April, 2020MSI Funded Study: Role of seasoning vegetables on consumer behavior: Purchase, intake, liking, and intention to pay for larger servings
MSI Funded Study on Influence of Red Pepper Spice and Turmeric on Inflammation and Oxidative Stress Biomarkers in Overweight Females
Nieman DC, Cialdella-Kam L, Knab AM, and Shanely RA
The study hypothesized that supplementation with red pepper or turmeric would reduce inflammation and oxidative stress, and improve vascular function in free-living, overweight females with underlying chronic inflammation (CRP≥2 mg/l).
Utilizing a randomized, doubled-blinded, placebo-controlled, crossover design (2-week washout), 4-week supplementation with red pepper (1 g/d) or turmeric (2.8 g/d) was tested for influences on inflammation and oxidative stress in 62 overweight/obese (body mass index≥27 kg/m2) females (40–75 years) with systemic inflammation (C-reactive protein, CRP≥2 mg/l). Overnight, fasted blood samples were collected pre- and postsupplementation, and analyzed for oxidative stress (F2-isoprostanes, oxidized low density lipoprotein), inflammation (CRP and seven inflammatory cytokines), and metabolic profiles using gas chromatography–mass spectrometry with multivariate partial least square discriminant analysis (PLS-DA).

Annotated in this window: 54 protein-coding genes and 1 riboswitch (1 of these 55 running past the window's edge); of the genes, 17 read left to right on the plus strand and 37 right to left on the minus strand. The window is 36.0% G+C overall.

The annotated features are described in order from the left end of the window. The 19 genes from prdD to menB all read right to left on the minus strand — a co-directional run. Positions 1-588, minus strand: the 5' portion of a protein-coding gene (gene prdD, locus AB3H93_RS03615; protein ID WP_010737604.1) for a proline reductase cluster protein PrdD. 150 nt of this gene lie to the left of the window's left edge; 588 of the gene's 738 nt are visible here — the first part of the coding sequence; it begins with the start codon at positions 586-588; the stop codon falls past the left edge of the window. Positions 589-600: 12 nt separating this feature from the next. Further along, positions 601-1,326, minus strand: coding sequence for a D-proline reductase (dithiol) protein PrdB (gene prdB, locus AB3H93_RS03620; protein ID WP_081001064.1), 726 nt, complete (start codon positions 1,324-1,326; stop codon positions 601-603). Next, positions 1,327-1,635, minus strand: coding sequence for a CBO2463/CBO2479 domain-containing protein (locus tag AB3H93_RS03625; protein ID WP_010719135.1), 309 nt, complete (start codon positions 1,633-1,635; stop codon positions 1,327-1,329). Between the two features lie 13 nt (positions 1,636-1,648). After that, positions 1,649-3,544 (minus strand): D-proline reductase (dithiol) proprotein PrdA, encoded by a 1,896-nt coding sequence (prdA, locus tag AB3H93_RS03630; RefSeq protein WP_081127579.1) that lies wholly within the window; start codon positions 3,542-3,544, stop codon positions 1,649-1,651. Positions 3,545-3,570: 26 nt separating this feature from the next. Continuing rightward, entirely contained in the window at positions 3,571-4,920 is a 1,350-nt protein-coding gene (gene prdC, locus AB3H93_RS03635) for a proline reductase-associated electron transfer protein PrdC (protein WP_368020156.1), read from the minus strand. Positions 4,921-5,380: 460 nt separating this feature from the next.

Pre- to post-supplementation measures of inflammation and oxidative stress for both RP and TM did not differ when compared to placebo (all interaction effects, P>0.05), and global metabolic difference scores calculated through PLSDAwere non-significant (both spices, Q2Y<0.40).
These data indicate that 4-week supplementation with RP or TM at culinary levels does not alter oxidative stress or inflammation in overweight/obese females with systemic inflammation, or cause a significant shift in the global metabolic profile.